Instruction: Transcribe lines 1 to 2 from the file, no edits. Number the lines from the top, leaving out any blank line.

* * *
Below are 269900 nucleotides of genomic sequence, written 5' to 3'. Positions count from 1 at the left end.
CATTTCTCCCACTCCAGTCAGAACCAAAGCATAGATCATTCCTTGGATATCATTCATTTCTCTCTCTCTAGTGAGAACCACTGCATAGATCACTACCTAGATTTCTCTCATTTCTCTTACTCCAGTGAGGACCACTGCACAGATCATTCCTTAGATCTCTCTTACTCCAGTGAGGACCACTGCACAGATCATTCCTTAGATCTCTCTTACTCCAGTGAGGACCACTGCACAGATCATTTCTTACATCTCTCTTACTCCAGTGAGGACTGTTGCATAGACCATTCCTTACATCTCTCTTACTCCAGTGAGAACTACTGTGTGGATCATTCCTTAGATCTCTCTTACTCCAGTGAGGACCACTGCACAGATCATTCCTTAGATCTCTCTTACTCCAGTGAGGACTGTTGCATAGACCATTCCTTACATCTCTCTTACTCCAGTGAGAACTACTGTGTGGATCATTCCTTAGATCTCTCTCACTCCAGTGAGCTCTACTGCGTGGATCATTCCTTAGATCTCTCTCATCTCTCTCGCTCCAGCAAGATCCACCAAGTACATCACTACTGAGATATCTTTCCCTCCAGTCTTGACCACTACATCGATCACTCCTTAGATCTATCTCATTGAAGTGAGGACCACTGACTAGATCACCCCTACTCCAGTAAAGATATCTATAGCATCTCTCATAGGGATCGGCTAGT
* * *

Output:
Below are 269900 nucleotides of genomic sequence, written 5' to 3'. Positions count from 1 at the left end.
CATTTCTCCCACTCCAGTCAGAACCAAAGCATAGATCATTCCTTGGATATCATTCATTTCTCTCTCTCTAGTGAGAACCACTGCATAGATCACTACCTAGATTTCTCTCATTTCTCTTACTCCAGTGAGGACCACTGCACAGATCATTCCTTAGATCTCTCTTACTCCAGTGAGGACCACTGCACAGATCATTCCTTAGATCTCTCTTACTCCAGTGAGGACCACTGCACAGATCATTTCTTACATCTCTCTTACTCCAGTGAGGACTGTTGCATAGACCATTCCTTACATCTCTCTTACTCCAGTGAGAACTACTGTGTGGATCATTCCTTAGATCTCTCTTACTCCAGTGAGGACCACTGCACAGATCATTCCTTAGATCTCTCTTACTCCAGTGAGGACTGTTGCATAGACCATTCCTTACATCTCTCTTACTCCAGTGAGAACTACTGTGTGGATCATTCCTTAGATCTCTCTCACTCCAGTGAGCTCTACTGCGTGGATCATTCCTTAGATCTCTCTCATCTCTCTCGCTCCAGCAAGATCCACCAAGTACATCACTACTGAGATATCTTTCCCTCCAGTCTTGACCACTACATCGATCACTCCTTAGATCTATCTCATTGAAGTGAGGACCACTGACTAGATCACCCCTACTCCAGTAAAGATATCTATAGCATCTCTCATAGGGATCGGCTAGT